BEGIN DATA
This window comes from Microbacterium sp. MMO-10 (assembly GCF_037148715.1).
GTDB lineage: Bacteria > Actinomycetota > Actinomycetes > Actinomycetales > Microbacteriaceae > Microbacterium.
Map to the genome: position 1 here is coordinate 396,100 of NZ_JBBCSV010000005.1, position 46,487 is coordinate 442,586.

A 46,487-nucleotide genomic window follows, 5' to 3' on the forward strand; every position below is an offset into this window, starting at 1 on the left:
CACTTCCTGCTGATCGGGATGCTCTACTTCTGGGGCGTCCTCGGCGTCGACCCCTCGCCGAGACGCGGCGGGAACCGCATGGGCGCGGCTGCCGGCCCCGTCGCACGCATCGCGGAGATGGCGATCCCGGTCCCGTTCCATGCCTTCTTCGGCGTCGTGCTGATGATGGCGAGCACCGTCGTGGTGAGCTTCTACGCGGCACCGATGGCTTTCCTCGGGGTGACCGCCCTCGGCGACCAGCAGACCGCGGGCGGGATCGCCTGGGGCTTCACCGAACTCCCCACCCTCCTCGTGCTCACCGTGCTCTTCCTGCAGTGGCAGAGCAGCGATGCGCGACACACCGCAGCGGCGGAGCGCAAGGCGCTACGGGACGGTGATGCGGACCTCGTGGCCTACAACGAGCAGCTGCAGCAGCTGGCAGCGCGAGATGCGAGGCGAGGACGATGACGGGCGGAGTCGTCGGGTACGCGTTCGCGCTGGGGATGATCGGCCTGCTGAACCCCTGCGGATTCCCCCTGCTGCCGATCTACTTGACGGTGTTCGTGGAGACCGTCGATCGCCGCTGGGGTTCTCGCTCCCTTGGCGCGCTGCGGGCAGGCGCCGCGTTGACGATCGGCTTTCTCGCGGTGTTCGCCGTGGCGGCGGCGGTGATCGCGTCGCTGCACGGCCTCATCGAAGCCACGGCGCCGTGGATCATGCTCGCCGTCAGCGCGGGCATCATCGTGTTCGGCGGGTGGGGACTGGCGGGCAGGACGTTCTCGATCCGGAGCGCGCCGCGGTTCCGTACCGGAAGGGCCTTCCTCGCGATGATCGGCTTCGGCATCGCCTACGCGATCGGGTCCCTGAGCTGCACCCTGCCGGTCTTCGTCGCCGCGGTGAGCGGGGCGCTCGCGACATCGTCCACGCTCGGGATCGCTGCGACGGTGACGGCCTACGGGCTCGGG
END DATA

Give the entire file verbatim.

This window comes from Microbacterium sp. MMO-10 (assembly GCF_037148715.1).
GTDB lineage: Bacteria > Actinomycetota > Actinomycetes > Actinomycetales > Microbacteriaceae > Microbacterium.
Map to the genome: position 1 here is coordinate 396,100 of NZ_JBBCSV010000005.1, position 46,487 is coordinate 442,586.

A 46,487-nucleotide genomic window follows, 5' to 3' on the forward strand; every position below is an offset into this window, starting at 1 on the left:
CACTTCCTGCTGATCGGGATGCTCTACTTCTGGGGCGTCCTCGGCGTCGACCCCTCGCCGAGACGCGGCGGGAACCGCATGGGCGCGGCTGCCGGCCCCGTCGCACGCATCGCGGAGATGGCGATCCCGGTCCCGTTCCATGCCTTCTTCGGCGTCGTGCTGATGATGGCGAGCACCGTCGTGGTGAGCTTCTACGCGGCACCGATGGCTTTCCTCGGGGTGACCGCCCTCGGCGACCAGCAGACCGCGGGCGGGATCGCCTGGGGCTTCACCGAACTCCCCACCCTCCTCGTGCTCACCGTGCTCTTCCTGCAGTGGCAGAGCAGCGATGCGCGACACACCGCAGCGGCGGAGCGCAAGGCGCTACGGGACGGTGATGCGGACCTCGTGGCCTACAACGAGCAGCTGCAGCAGCTGGCAGCGCGAGATGCGAGGCGAGGACGATGACGGGCGGAGTCGTCGGGTACGCGTTCGCGCTGGGGATGATCGGCCTGCTGAACCCCTGCGGATTCCCCCTGCTGCCGATCTACTTGACGGTGTTCGTGGAGACCGTCGATCGCCGCTGGGGTTCTCGCTCCCTTGGCGCGCTGCGGGCAGGCGCCGCGTTGACGATCGGCTTTCTCGCGGTGTTCGCCGTGGCGGCGGCGGTGATCGCGTCGCTGCACGGCCTCATCGAAGCCACGGCGCCGTGGATCATGCTCGCCGTCAGCGCGGGCATCATCGTGTTCGGCGGGTGGGGACTGGCGGGCAGGACGTTCTCGATCCGGAGCGCGCCGCGGTTCCGTACCGGAAGGGCCTTCCTCGCGATGATCGGCTTCGGCATCGCCTACGCGATCGGGTCCCTGAGCTGCACCCTGCCGGTCTTCGTCGCCGCGGTGAGCGGGGCGCTCGCGACATCGTCCACGCTCGGGATCGCTGCGACGGTGACGGCCTACGGGCTCGGG